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Opinion
Matt Levine

Sovereign Bonds and Merger Misgivings

Also bank stress tests, oil debt, scams, politics, the apocalypse, and unicorn anatomy.

Sovereign debt.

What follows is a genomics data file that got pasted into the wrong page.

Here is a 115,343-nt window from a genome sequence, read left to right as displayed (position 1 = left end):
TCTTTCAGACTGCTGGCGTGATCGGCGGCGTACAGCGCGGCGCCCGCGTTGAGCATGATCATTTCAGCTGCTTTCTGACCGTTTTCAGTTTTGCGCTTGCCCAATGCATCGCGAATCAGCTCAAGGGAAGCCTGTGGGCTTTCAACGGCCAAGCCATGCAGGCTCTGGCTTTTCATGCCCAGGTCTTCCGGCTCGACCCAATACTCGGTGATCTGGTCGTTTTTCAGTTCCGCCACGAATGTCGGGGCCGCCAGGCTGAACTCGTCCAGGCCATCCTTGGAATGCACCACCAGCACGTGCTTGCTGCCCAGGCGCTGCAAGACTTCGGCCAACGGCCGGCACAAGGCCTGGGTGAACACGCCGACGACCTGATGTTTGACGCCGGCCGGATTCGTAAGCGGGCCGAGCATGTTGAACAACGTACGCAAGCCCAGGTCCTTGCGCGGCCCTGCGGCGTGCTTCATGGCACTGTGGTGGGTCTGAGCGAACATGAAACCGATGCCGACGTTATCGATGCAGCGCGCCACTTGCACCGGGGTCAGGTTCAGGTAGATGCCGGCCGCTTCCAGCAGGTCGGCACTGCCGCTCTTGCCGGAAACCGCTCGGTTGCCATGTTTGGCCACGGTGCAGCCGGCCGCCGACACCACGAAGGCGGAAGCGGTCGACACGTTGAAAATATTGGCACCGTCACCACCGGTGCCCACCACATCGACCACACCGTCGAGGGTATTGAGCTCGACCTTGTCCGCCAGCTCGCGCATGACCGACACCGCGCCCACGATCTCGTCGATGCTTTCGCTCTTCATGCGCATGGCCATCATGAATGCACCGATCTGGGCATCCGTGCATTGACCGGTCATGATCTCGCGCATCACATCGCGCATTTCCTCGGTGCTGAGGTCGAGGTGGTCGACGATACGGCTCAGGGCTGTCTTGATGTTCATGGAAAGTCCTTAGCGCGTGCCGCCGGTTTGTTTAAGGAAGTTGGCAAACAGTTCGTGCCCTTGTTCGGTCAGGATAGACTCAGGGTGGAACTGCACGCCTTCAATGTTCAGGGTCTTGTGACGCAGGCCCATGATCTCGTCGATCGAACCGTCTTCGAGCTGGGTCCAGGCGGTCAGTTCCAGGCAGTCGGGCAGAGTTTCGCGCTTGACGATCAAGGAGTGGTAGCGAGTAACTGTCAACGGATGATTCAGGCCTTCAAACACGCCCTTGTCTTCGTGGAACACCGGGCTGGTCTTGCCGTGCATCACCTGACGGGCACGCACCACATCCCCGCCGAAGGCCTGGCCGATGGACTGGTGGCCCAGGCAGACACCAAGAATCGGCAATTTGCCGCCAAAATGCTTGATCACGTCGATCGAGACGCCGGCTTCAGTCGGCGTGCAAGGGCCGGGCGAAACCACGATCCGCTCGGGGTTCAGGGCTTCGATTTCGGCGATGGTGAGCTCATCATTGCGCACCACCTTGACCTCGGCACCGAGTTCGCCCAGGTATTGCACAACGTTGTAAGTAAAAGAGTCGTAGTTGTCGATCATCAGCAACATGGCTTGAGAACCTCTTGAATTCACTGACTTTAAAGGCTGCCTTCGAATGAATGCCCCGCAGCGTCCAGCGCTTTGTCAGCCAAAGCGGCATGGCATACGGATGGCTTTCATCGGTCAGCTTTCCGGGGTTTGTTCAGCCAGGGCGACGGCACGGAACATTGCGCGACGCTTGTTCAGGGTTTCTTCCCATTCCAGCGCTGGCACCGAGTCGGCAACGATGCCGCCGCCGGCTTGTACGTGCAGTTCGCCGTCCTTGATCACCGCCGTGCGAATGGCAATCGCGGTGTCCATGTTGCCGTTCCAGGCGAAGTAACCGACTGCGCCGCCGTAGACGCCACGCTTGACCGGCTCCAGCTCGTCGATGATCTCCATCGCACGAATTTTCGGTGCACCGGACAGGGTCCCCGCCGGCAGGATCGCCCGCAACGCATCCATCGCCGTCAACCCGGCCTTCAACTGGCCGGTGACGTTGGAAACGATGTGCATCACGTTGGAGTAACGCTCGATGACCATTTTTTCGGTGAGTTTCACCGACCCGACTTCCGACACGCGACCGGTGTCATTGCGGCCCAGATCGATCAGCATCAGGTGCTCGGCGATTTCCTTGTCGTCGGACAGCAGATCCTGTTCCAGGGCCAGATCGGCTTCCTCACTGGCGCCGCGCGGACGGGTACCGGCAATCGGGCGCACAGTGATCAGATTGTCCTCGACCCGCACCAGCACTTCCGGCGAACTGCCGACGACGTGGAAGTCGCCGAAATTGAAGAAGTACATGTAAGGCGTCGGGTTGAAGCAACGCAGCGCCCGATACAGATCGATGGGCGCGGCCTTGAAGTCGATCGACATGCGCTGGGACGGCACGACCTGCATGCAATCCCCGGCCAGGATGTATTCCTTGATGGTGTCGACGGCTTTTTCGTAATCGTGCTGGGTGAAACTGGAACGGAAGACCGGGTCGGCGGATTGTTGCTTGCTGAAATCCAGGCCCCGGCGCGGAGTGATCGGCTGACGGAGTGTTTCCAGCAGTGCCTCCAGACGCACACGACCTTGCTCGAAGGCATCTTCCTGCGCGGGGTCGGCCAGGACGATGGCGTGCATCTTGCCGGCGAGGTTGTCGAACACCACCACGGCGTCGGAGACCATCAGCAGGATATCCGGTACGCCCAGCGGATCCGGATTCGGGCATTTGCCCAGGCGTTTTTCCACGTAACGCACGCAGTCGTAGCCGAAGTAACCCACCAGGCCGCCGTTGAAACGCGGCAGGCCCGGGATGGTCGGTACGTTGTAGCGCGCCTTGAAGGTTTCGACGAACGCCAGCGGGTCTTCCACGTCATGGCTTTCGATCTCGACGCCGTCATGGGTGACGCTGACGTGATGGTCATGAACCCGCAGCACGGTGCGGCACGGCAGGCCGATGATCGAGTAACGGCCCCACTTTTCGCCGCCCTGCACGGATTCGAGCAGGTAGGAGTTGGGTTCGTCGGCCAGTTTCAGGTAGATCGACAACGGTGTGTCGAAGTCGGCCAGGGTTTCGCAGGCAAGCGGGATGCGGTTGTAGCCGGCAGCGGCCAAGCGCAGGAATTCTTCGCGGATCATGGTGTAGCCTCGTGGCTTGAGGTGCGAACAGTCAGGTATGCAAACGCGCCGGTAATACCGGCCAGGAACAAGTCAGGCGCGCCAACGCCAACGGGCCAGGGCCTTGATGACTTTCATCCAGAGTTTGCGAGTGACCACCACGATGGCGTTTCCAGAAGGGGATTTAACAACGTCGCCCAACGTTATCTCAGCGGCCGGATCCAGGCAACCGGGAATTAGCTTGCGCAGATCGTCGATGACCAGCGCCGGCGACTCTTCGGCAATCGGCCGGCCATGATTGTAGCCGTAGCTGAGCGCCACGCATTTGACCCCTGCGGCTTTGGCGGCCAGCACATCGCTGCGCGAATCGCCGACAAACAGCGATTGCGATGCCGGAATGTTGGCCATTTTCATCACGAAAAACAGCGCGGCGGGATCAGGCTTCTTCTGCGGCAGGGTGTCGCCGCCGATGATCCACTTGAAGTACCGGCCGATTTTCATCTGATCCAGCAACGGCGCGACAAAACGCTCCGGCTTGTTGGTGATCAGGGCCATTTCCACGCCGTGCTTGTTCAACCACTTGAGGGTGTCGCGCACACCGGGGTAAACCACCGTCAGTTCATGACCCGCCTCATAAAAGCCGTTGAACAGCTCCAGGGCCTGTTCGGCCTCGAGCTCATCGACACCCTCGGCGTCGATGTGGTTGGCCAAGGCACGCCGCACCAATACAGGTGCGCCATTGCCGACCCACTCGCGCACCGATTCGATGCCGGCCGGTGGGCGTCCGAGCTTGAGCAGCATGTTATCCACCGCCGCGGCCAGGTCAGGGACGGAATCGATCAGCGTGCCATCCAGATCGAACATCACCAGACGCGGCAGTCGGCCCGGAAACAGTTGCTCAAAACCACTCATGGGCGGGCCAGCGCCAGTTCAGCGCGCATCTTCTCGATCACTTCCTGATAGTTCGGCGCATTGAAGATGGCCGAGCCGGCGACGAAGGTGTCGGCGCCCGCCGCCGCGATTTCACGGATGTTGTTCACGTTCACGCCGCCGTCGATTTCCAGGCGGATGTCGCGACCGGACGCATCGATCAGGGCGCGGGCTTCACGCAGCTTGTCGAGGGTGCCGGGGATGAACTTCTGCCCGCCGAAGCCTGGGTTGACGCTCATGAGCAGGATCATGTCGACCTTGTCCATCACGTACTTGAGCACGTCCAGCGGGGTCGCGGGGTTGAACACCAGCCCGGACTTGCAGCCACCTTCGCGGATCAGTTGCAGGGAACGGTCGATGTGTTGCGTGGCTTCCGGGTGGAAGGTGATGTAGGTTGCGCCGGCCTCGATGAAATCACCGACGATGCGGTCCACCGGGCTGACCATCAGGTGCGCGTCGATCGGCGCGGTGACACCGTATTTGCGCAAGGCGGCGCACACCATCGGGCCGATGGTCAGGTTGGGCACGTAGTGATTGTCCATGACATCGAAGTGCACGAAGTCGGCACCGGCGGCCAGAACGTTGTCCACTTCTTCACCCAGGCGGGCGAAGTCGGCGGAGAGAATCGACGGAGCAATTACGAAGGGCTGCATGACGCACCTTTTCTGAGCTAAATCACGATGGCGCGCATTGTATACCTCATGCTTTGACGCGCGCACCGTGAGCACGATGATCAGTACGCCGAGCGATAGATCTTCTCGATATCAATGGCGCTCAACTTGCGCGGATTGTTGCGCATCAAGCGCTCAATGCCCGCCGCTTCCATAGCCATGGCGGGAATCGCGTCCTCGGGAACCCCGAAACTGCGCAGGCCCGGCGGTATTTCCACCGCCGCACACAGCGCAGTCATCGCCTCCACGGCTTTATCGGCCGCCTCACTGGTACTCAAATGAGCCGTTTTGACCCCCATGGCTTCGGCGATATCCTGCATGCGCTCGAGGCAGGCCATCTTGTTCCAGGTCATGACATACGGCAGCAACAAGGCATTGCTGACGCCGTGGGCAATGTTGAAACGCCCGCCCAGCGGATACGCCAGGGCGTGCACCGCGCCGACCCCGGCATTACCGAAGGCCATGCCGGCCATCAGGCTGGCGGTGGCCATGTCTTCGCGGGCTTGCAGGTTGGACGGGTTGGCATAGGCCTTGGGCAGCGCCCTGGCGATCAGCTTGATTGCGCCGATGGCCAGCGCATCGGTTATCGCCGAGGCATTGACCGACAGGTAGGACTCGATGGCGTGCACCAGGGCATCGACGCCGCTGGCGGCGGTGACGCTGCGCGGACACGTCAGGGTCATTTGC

If you are an investment banker, your job, more than making money or avoiding risk or anything else, is to not miss deals. That is the measure of your worth as a banker and a person: If deals happen, did you do them? If they make money and are good deals, that is nice, but the important thing is that you were there. "Russia plans to issue at least $3 billion of foreign bonds—its first international issue since the U.S. and its allies imposed sanctions in 2014," and that is awkward for European and especially U.S. banks. On the one hand, there are the sanctions, and a State Department warning that "helping Russia finance its debt would run counter to the objectives of the sanctions" and raise reputational risks. On the other hand, if you are the Eastern Europe sovereign-financing banker at a U.S. bank, how can you miss this deal? War and geopolitics and patriotism don't change the prime directive, which is to not miss deals. Some banks are out, but "other banks, including Goldman and J.P. Morgan, continue to weigh their options."